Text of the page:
The Making of Dunkirk

Author: James Mottram

Publisher: Insight Editions

ISBN: 9781683831075

Category: Art

Page: 144

View: 5611

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A behind-the-scenes look at director Christopher Nolan’s gripping action-thriller Dunkirk, which brings to life one of World War II’s most pivotal events. Set during World War II, director Christopher Nolan’s (The Dark Knight Trilogy, Interstellar) much-anticipated new film tells the story of the evacuation of British troops from Dunkirk, France, in a daring endeavor that saved them from certain defeat at the hands of enemy forces. Featuring a stunning ensemble cast that includes newcomers Fionn Whitehead, Tom Glynn-Carney, and Harry Styles, as well as acclaimed actors Kenneth Branagh, Mark Rylance, Cillian Murphy, and Tom Hardy, Dunkirk offers a breathtaking glimpse at a turning point in the conflict determined by not only the ingenuity of the British forces but also the bravery of British civilians who sailed into war-torn waters to save them. The Making of Dunkirk tells the incredible story of how Nolan brought this pivotal moment in World War II to life on the screen using innovative film-making techniques that give the film a gritty, exhilarating realism rarely seen in modern cinema. Featuring interviews with the director and key department heads and filled with never-before-seen imagery from the shoot, plus concept art, storyboards, and other amazing visuals, The Making of Dunkirk is the ultimate insider’s look at one of the most anticipated films of 2017.
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Enoch Powell and the Making of Postcolonial Britain

Author: Camilla Schofield

Publisher: Cambridge University Press

ISBN: 1107433894

Category: History

Page: 340

View: 7189

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Enoch Powell's explosive rhetoric against black immigration and anti-discrimination law transformed the terrain of British race politics and cast a long shadow over British society. Using extensive archival research, Camilla Schofield offers a radical reappraisal of Powell's political career and insists that his historical significance is inseparable from the political generation he sought to represent. Enoch Powell and the Making of Postcolonial Britain follows Powell's trajectory from an officer in the British Raj to the centre of British politics and, finally, to his turn to Ulster Unionism. She argues that Powell and the mass movement against 'New Commonwealth' immigration that he inspired shed light on Britain's war generation, popular understandings of the welfare state and the significance of memories of war and empire in the making of postcolonial Britain. Through Powell, Schofield illuminates the complex relationship between British social democracy, racism and the politics of imperial decline in Britain.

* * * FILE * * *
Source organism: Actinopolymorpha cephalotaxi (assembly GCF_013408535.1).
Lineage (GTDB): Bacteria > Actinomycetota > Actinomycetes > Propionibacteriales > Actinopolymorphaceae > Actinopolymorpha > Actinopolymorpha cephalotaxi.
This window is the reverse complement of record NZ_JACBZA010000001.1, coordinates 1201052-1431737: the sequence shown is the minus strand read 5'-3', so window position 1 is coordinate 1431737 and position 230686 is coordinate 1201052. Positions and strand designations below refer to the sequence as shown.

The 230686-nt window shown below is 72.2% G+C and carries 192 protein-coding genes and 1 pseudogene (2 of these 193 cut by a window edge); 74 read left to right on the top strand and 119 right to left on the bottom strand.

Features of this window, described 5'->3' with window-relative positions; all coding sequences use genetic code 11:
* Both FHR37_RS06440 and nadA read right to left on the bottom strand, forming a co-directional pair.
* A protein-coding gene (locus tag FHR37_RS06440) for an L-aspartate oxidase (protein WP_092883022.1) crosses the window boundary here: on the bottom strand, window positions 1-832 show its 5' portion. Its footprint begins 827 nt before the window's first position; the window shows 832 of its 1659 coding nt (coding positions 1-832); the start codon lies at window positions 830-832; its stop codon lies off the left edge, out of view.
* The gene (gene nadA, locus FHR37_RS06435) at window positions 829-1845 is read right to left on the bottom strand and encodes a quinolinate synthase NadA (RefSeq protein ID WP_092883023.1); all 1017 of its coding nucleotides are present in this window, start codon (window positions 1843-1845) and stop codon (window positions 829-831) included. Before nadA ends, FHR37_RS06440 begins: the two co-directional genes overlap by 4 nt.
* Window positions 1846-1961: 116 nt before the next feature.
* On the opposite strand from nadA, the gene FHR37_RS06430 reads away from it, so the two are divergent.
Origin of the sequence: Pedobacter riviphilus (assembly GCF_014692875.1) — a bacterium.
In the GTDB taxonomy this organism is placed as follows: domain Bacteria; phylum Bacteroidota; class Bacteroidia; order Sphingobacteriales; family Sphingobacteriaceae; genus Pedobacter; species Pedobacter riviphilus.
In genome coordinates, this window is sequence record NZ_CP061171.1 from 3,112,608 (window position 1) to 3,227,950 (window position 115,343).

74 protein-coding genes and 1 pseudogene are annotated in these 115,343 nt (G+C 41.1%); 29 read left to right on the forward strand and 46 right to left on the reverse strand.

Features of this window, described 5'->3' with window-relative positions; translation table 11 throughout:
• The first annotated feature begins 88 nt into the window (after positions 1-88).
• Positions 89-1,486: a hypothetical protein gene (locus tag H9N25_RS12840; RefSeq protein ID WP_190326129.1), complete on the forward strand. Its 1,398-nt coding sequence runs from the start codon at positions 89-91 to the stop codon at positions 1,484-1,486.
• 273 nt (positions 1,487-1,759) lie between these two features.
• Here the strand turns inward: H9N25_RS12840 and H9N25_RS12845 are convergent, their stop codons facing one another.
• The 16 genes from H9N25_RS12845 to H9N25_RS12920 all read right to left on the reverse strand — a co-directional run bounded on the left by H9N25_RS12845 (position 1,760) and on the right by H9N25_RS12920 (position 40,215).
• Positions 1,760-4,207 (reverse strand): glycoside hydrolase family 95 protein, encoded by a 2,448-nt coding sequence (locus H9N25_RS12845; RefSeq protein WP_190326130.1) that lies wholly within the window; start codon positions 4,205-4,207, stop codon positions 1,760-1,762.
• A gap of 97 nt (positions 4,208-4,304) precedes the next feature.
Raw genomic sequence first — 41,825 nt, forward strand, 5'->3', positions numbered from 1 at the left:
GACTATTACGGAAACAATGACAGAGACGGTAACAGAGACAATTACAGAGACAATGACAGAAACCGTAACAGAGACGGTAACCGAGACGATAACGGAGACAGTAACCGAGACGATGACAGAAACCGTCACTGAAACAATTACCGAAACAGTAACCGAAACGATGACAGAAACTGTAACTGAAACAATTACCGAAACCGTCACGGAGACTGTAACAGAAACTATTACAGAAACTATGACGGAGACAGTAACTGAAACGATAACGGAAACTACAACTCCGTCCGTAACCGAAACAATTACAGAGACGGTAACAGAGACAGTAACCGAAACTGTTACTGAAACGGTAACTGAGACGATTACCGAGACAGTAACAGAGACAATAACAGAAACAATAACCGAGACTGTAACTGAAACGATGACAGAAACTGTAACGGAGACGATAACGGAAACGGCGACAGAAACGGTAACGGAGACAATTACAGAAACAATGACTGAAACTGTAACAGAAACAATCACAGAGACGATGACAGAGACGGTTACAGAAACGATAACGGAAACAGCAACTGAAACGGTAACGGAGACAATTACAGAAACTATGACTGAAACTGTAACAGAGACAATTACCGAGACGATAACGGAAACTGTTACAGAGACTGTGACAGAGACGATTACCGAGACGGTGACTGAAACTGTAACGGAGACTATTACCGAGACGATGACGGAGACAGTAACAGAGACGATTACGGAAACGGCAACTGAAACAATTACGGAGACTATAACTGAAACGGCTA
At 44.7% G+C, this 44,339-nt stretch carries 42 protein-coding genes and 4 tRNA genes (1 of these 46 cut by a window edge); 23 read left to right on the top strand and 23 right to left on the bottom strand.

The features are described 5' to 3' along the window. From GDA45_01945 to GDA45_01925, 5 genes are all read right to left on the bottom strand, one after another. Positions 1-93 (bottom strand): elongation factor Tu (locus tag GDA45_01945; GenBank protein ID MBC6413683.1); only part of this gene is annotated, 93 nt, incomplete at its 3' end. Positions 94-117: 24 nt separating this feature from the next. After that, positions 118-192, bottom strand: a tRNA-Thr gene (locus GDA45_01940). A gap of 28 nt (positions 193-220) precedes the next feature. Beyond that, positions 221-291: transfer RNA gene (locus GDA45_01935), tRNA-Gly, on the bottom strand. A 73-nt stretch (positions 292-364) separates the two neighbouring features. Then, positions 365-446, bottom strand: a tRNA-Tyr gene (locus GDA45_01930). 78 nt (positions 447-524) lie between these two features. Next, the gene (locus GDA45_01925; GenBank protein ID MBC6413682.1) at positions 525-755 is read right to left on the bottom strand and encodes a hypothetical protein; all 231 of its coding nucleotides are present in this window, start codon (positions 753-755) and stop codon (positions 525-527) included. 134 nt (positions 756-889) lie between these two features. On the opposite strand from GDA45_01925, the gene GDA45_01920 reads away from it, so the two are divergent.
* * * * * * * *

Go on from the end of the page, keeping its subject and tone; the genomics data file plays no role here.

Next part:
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The Making of Modern Britain

Author: Andrew Marr

Publisher: Pan Macmillan

ISBN: 0230747175

Category: History

Page: 464

View: 667

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In The Making of Modern Britain, Andrew Marr paints a fascinating portrait of life in Britain during the first half of the twentieth century as the country recovered from the grand wreckage of the British Empire. Between the death of Queen Victoria and the end of the Second World War, the nation was shaken by war and peace. The two wars were the worst we had ever known and the episodes of peace among the most turbulent and surprising. As the political forum moved from Edwardian smoking rooms to an increasingly democratic Westminster, the people of Britain experimented with extreme ideas as they struggled to answer the question ‘How should we live?’ Socialism? Fascism? Feminism? Meanwhile, fads such as eugenics, vegetarianism and nudism were gripping the nation, while the popularity of the music hall soared. It was also a time that witnessed the birth of the media as we know it today and the beginnings of the welfare state. Beyond trenches, flappers and Spitfires, this is a story of strange cults and economic madness, of revolutionaries and heroic inventors, sexual experiments and raucous stage heroines. From organic food to drugs, nightclubs and celebrities to package holidays, crooked bankers to sleazy politicians, the echoes of today's Britain ring from almost every page.
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1946: The Making of the Modern World

Author: Victor Sebestyen

Publisher: Pan Macmillan

ISBN: 1447250508

Category: History

Page: 438

View: 3718